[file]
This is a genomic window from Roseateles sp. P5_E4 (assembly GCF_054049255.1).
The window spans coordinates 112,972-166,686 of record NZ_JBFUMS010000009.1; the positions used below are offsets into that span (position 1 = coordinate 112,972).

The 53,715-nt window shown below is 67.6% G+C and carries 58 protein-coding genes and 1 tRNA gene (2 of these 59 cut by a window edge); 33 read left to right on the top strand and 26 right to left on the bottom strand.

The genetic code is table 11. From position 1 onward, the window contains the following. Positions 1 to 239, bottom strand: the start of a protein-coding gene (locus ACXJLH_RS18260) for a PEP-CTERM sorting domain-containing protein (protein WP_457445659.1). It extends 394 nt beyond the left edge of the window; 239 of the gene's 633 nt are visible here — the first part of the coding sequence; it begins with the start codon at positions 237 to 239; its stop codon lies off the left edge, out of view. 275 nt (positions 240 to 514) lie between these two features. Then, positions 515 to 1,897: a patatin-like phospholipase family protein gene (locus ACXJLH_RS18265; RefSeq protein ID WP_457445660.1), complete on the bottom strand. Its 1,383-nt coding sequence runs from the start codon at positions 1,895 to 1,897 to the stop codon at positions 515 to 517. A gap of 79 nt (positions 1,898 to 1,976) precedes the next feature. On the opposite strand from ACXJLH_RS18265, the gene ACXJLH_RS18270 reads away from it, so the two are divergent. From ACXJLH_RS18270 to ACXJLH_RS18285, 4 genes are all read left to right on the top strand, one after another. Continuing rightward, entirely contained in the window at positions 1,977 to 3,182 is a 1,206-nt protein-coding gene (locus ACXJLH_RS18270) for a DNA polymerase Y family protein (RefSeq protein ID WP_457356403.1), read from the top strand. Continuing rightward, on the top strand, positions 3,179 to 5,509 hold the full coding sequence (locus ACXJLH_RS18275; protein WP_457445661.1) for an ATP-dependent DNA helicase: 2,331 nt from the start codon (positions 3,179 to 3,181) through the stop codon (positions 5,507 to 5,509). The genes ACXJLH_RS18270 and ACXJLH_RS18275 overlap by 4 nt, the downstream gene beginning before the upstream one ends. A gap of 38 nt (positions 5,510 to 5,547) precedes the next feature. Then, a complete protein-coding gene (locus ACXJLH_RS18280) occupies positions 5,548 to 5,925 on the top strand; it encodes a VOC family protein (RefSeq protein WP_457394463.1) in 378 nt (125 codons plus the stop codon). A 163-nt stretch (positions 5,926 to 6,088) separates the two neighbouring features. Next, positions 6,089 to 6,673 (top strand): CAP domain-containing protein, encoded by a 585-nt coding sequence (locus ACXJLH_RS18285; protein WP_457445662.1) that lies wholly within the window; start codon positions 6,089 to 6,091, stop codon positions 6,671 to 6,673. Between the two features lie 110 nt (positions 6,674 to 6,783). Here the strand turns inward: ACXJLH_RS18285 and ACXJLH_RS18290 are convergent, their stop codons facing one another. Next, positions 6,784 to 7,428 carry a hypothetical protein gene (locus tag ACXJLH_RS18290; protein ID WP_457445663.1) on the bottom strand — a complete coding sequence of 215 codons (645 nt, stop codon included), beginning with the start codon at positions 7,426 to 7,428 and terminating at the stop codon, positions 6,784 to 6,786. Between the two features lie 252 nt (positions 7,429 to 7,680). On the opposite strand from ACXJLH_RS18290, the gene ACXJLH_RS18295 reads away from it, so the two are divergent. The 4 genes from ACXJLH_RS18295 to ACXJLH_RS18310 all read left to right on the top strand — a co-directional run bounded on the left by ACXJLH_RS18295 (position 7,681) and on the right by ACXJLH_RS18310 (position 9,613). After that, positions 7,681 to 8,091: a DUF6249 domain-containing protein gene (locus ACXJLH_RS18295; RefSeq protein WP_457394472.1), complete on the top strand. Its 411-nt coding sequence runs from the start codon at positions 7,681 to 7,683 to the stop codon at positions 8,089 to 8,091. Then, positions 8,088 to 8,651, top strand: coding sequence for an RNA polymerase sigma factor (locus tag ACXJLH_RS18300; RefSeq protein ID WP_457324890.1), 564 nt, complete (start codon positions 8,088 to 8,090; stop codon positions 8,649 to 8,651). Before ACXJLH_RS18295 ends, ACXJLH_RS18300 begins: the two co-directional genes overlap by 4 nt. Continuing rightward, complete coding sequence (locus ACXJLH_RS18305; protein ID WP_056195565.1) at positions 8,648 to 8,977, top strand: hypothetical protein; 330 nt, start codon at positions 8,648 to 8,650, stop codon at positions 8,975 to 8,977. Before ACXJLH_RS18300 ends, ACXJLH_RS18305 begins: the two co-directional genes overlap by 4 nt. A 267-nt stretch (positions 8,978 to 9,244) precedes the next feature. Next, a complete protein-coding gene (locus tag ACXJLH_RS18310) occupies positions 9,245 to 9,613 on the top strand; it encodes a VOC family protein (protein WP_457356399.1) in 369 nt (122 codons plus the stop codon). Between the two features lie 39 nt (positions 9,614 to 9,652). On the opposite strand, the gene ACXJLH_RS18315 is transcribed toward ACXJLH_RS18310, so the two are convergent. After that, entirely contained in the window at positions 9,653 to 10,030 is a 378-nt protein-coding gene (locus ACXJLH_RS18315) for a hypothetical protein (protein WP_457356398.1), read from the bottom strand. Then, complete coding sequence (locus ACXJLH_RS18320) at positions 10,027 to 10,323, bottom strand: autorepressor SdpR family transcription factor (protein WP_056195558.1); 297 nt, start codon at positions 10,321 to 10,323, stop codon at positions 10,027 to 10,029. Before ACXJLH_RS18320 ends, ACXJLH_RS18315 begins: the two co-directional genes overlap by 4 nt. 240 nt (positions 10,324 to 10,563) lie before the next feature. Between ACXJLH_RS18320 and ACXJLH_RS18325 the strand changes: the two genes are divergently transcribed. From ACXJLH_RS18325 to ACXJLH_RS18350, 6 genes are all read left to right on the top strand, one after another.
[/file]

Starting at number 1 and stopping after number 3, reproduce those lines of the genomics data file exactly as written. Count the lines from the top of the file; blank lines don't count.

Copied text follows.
This is a genomic window from Roseateles sp. P5_E4 (assembly GCF_054049255.1).
The window spans coordinates 112,972-166,686 of record NZ_JBFUMS010000009.1; the positions used below are offsets into that span (position 1 = coordinate 112,972).

The 53,715-nt window shown below is 67.6% G+C and carries 58 protein-coding genes and 1 tRNA gene (2 of these 59 cut by a window edge); 33 read left to right on the top strand and 26 right to left on the bottom strand.